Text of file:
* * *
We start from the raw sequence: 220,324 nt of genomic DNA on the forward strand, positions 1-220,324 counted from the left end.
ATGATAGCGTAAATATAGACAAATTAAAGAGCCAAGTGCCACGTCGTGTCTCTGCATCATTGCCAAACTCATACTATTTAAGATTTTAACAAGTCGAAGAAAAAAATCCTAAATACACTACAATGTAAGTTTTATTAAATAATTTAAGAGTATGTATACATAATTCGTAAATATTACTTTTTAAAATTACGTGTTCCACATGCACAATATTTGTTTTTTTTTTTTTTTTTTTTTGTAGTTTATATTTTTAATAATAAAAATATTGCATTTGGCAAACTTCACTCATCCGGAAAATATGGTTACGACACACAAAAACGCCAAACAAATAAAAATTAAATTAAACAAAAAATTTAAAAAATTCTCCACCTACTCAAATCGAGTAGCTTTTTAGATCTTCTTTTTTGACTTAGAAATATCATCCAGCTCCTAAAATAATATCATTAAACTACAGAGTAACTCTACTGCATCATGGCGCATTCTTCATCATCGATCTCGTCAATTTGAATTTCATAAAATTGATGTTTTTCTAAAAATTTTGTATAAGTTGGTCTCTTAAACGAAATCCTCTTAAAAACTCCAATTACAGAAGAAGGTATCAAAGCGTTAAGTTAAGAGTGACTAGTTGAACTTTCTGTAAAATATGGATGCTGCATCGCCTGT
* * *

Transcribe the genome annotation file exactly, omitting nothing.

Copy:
We start from the raw sequence: 220,324 nt of genomic DNA on the forward strand, positions 1-220,324 counted from the left end.
ATGATAGCGTAAATATAGACAAATTAAAGAGCCAAGTGCCACGTCGTGTCTCTGCATCATTGCCAAACTCATACTATTTAAGATTTTAACAAGTCGAAGAAAAAAATCCTAAATACACTACAATGTAAGTTTTATTAAATAATTTAAGAGTATGTATACATAATTCGTAAATATTACTTTTTAAAATTACGTGTTCCACATGCACAATATTTGTTTTTTTTTTTTTTTTTTTTTGTAGTTTATATTTTTAATAATAAAAATATTGCATTTGGCAAACTTCACTCATCCGGAAAATATGGTTACGACACACAAAAACGCCAAACAAATAAAAATTAAATTAAACAAAAAATTTAAAAAATTCTCCACCTACTCAAATCGAGTAGCTTTTTAGATCTTCTTTTTTGACTTAGAAATATCATCCAGCTCCTAAAATAATATCATTAAACTACAGAGTAACTCTACTGCATCATGGCGCATTCTTCATCATCGATCTCGTCAATTTGAATTTCATAAAATTGATGTTTTTCTAAAAATTTTGTATAAGTTGGTCTCTTAAACGAAATCCTCTTAAAAACTCCAATTACAGAAGAAGGTATCAAAGCGTTAAGTTAAGAGTGACTAGTTGAACTTTCTGTAAAATATGGATGCTGCATCGCCTGT